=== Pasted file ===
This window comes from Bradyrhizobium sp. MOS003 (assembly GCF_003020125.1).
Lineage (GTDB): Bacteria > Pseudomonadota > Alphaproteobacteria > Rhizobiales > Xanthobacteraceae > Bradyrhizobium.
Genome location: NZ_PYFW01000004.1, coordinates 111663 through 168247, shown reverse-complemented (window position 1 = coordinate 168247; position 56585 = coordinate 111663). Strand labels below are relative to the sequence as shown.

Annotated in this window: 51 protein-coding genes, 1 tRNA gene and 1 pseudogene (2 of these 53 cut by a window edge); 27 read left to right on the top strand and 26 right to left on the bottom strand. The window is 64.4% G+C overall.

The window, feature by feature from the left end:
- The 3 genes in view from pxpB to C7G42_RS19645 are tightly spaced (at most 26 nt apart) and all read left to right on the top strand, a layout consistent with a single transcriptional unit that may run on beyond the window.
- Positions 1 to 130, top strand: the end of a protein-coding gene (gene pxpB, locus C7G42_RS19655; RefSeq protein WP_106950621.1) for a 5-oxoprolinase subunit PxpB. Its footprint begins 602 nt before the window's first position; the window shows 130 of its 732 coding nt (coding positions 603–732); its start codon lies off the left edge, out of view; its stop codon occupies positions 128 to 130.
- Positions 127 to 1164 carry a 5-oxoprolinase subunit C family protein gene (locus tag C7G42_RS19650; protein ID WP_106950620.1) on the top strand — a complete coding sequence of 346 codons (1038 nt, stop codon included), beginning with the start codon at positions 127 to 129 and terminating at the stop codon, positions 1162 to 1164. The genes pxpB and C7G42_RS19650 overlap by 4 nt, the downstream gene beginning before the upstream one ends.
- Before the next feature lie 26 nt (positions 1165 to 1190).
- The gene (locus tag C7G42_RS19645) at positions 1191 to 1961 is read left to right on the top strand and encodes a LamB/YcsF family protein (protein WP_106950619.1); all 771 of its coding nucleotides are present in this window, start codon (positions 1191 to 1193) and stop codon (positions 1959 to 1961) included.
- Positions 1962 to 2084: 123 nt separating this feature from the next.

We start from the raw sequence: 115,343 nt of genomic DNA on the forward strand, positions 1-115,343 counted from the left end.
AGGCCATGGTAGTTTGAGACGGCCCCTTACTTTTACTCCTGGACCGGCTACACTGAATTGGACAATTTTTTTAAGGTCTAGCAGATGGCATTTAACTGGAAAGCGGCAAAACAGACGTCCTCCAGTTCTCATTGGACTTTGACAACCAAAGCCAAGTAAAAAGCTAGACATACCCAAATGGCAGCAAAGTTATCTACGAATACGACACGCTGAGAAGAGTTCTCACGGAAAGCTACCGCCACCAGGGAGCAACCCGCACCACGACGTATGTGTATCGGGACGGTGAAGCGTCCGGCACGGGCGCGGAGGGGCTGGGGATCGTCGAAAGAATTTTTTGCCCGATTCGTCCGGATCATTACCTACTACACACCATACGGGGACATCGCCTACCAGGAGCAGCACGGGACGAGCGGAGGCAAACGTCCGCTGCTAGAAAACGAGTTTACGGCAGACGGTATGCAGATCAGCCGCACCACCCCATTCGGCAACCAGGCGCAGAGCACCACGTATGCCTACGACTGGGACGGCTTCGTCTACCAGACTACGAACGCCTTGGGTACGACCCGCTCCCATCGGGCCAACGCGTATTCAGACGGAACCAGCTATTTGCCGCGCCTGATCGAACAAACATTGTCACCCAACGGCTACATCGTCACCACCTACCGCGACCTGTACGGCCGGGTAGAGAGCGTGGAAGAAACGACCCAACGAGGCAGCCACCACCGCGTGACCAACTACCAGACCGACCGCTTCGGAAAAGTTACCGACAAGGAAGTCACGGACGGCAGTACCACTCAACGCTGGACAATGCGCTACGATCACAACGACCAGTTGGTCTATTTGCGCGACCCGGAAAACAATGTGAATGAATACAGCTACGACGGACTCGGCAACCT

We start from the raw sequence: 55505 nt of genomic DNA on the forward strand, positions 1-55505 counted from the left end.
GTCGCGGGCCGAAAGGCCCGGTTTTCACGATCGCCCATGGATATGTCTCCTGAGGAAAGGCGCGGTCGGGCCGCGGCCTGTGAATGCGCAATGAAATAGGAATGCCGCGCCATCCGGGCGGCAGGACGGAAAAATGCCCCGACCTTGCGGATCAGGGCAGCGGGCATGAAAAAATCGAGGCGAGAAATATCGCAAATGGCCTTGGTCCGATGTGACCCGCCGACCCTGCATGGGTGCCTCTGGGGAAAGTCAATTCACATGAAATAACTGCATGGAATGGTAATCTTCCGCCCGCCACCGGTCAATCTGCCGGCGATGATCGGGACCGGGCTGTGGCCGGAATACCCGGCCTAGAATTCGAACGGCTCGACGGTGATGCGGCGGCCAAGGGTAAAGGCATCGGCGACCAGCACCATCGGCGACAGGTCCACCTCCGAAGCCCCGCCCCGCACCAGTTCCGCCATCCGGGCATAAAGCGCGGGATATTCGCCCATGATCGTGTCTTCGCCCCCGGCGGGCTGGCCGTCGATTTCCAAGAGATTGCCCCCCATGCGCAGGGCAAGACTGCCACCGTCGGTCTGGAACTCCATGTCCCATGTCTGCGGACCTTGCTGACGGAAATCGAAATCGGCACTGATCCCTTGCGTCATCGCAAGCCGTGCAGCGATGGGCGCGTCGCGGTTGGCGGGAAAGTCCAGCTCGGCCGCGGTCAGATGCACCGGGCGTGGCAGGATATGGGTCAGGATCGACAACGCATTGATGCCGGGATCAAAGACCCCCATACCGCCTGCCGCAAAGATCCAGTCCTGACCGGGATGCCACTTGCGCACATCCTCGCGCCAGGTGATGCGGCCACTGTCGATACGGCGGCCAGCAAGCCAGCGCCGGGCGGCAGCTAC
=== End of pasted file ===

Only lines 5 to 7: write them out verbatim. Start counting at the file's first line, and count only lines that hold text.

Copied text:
The window, feature by feature from the left end:
- The 3 genes in view from pxpB to C7G42_RS19645 are tightly spaced (at most 26 nt apart) and all read left to right on the top strand, a layout consistent with a single transcriptional unit that may run on beyond the window.
- Positions 1 to 130, top strand: the end of a protein-coding gene (gene pxpB, locus C7G42_RS19655; RefSeq protein WP_106950621.1) for a 5-oxoprolinase subunit PxpB. Its footprint begins 602 nt before the window's first position; the window shows 130 of its 732 coding nt (coding positions 603–732); its start codon lies off the left edge, out of view; its stop codon occupies positions 128 to 130.